This isn't out of the realm of normal toddler behavior, but it seems to be true (from experience, and the anecdotes of other parents) that for some young children, mobile games, cartoons and other screen time is so over stimulating to their brains that they become quite out of balance and show personality changes like hyperactivity, increased tantrums, aggression, and sleep disruptions. There is some scientific basis to the idea that these are more than behavior problems, but have something to do with screens causing intense brain and limbic stimulation, which is a potent combination of low-level stress and strong pleasure/reward. For susceptible kids, it can be almost like an addiction.
If you think this is what is going on, and you can't correct the situation by simply limiting screen time and engaging him in more imaginative play, outdoor play, interaction with other people, etc, you may want to consider asking your son's pediatrician for advice.
But I think that your son's case is a lot less severe than that. You say "I'm not strict but his mom is strict" and "He won’t listen to me... In comparison he is quick to listen to his mom". I think that one big part of the puzzle is that he knows he can get away with not listening to you and keep playing on his device. He probably has a good idea how many times he can tell you to wait or ignore you before you get serious about the idea of taking his ipad.
You can handle this the same way as any other common childhood behavior problem: positive reinforcement (praise, nice things happen) when he listens to you the first time, and negative consequences when he rudely ignores you. Remember that punishment, especially overly harsh punishment, is usually less effective than rewarding success. Give your child plenty of chances to succeed, and don't 'set him up to fail' by always interrupting his games just to see if he reacts, but once a warning is issued (i.e. "get your shoes on now, or you will lose your ipad time for tonight"), and he ignores or disobeys it, you must follow through, every time, without fail.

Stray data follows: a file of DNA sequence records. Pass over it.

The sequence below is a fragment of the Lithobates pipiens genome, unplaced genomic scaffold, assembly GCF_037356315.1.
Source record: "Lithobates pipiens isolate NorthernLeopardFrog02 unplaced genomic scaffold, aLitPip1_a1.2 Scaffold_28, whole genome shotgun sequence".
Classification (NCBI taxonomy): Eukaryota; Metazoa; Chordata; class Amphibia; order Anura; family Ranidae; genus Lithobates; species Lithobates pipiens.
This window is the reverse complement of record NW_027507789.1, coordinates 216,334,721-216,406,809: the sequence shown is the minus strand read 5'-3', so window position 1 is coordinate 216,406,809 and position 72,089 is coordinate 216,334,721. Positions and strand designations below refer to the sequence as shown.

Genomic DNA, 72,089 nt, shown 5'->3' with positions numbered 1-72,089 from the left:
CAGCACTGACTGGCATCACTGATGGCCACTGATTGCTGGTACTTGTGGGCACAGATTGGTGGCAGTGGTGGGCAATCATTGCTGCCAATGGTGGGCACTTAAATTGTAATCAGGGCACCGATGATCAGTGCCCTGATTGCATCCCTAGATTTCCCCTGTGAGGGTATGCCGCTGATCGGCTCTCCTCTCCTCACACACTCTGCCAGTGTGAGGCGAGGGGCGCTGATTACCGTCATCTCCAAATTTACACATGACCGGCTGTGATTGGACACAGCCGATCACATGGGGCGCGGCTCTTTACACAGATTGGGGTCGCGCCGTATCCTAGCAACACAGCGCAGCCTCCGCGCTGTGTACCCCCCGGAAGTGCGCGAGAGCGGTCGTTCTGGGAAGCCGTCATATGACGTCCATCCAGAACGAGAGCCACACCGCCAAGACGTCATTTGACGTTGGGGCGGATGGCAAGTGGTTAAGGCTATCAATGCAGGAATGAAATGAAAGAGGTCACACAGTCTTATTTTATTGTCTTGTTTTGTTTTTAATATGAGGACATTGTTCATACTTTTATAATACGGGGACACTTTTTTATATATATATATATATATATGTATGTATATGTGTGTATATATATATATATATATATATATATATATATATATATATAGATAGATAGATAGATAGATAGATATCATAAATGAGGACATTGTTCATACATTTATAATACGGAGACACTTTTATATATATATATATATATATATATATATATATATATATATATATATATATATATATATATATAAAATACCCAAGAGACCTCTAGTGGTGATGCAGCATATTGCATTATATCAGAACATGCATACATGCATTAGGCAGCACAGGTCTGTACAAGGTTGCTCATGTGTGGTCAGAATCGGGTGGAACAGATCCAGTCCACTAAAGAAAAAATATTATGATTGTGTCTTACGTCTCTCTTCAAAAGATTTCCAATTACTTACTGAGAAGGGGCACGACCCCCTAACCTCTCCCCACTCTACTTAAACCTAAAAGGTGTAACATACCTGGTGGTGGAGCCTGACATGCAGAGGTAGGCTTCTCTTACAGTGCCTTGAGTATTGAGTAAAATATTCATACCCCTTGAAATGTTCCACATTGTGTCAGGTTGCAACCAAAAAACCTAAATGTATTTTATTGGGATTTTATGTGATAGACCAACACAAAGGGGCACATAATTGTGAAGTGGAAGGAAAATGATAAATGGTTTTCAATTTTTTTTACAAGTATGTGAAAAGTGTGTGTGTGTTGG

Ideally, start with notifying him of the upcoming transition so he has time to process the instruction and wrap up what he's working on, ("In five minutes it will be time to wash up for dinner"), then once the five minutes are up give an instruction ("Please put the game down and wash up now."). If he does so, thank him for listening and express that he did a good job! If not, give a warning, ("Wash up for dinner now, please, or you will lose your tablet time tonight"). Then, thank him if he listens, and if he doesn't, let him know that he's subject to the consequences ("You chose not to listen when I asked you to wash up for dinner, so you can't have tablet time tonight.")
Also, I recommend that you limit your son's screen time, at the very least temporarily, to see how that impacts his health and behavior. He will certainly protest that it's unfair that his cousins have unlimited games and cartoons, but life isn't fair, and while you are right that you can't tell another's child not to do something because yours is getting spoiled, you also can't really be permissive to the point of being detrimental to your child's wellbeing just because other children can handle screen time better or their parents have different rules.